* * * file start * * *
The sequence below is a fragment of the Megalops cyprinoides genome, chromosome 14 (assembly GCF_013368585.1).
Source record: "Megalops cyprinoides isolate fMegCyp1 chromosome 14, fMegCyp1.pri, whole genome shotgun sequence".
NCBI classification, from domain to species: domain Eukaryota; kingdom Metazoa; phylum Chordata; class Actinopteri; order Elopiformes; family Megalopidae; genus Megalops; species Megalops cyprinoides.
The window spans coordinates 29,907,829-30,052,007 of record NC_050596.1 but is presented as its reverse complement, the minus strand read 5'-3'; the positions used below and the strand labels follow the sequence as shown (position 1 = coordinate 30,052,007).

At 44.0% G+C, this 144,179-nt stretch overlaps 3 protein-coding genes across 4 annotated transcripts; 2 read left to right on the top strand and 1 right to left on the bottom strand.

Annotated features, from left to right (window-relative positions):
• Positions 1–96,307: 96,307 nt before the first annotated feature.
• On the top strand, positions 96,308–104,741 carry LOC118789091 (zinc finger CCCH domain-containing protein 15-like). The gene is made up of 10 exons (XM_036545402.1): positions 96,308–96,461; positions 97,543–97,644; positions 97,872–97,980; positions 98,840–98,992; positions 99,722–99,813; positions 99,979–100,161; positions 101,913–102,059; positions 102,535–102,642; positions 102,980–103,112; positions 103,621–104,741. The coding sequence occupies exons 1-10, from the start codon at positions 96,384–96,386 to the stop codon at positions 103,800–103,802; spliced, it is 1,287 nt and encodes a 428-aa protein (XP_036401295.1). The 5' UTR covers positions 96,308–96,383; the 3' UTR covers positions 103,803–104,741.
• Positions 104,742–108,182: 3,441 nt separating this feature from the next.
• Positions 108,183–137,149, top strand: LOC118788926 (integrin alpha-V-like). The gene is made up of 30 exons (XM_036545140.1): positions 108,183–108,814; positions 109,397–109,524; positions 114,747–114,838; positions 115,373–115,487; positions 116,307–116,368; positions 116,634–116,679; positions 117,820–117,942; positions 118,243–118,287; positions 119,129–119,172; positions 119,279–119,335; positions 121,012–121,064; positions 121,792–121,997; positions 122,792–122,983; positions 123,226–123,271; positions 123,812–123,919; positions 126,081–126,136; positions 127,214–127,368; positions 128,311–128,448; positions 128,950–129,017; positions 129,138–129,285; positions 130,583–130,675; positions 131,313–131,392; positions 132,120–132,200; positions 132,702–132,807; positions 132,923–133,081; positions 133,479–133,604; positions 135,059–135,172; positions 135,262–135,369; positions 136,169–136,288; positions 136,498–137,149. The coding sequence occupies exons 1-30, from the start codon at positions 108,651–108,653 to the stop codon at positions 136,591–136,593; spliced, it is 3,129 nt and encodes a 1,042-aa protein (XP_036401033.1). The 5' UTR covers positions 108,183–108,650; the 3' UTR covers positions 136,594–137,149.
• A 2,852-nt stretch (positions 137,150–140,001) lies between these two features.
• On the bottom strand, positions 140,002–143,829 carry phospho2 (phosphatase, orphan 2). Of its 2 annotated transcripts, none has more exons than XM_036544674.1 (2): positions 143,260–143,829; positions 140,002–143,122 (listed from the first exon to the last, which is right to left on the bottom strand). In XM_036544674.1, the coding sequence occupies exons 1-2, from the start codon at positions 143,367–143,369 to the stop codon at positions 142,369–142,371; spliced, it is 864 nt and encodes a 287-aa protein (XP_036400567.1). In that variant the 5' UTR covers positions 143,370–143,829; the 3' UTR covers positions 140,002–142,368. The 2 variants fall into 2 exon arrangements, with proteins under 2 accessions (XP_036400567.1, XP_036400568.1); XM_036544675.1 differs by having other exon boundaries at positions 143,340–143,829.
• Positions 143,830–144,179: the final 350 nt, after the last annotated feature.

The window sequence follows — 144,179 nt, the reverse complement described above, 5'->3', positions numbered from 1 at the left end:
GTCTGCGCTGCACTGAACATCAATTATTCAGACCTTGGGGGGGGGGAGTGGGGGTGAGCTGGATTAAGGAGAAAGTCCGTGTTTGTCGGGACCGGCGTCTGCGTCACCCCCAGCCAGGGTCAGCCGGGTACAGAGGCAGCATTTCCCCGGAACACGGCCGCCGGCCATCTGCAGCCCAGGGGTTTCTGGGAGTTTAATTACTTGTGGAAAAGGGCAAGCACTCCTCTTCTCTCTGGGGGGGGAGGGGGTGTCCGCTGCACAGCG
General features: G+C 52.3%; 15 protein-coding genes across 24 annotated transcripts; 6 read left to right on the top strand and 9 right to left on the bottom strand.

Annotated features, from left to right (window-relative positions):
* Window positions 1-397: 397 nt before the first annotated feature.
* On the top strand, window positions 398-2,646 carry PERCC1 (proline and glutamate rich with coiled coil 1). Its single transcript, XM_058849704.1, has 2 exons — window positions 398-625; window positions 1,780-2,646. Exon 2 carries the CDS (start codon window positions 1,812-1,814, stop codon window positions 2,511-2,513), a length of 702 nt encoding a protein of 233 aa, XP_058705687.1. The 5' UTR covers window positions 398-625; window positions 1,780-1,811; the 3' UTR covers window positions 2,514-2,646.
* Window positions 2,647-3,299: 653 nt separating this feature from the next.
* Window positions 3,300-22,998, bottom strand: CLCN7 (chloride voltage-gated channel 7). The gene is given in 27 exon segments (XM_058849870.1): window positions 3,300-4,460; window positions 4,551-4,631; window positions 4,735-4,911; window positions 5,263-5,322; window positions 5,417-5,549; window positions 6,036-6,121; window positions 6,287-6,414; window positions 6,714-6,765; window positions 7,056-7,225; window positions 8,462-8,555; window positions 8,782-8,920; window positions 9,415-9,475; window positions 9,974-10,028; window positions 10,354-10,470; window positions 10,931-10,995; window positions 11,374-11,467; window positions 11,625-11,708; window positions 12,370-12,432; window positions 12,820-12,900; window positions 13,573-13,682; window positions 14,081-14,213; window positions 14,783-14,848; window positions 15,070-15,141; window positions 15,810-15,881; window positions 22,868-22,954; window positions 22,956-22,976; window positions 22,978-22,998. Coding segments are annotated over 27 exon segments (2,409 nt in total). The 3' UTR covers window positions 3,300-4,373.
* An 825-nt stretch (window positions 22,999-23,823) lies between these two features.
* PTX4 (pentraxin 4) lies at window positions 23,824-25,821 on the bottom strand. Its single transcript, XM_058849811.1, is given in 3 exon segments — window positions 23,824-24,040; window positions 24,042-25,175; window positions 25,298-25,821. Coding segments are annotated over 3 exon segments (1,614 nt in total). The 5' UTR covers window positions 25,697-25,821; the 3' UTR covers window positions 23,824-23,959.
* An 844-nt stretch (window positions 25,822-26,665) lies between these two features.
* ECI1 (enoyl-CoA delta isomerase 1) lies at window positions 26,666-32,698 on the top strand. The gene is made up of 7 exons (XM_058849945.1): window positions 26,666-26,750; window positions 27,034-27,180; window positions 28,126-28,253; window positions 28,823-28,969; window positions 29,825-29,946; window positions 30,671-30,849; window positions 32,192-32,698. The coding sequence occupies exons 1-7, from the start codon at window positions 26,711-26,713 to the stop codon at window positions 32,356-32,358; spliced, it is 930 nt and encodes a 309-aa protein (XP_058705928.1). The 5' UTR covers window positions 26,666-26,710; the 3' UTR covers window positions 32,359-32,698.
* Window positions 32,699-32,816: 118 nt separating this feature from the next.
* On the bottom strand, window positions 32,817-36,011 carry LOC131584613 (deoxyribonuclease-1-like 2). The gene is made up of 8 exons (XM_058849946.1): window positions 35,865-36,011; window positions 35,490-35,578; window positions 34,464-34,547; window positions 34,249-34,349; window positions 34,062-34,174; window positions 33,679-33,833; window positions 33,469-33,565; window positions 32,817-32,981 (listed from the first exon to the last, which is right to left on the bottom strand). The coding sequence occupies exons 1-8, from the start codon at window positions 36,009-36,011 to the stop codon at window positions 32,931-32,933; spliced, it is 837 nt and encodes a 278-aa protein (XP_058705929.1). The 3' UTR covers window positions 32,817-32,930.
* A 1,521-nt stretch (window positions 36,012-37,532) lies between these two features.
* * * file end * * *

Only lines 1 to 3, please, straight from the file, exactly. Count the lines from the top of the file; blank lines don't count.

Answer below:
The sequence below is a fragment of the Megalops cyprinoides genome, chromosome 14 (assembly GCF_013368585.1).
Source record: "Megalops cyprinoides isolate fMegCyp1 chromosome 14, fMegCyp1.pri, whole genome shotgun sequence".
NCBI classification, from domain to species: domain Eukaryota; kingdom Metazoa; phylum Chordata; class Actinopteri; order Elopiformes; family Megalopidae; genus Megalops; species Megalops cyprinoides.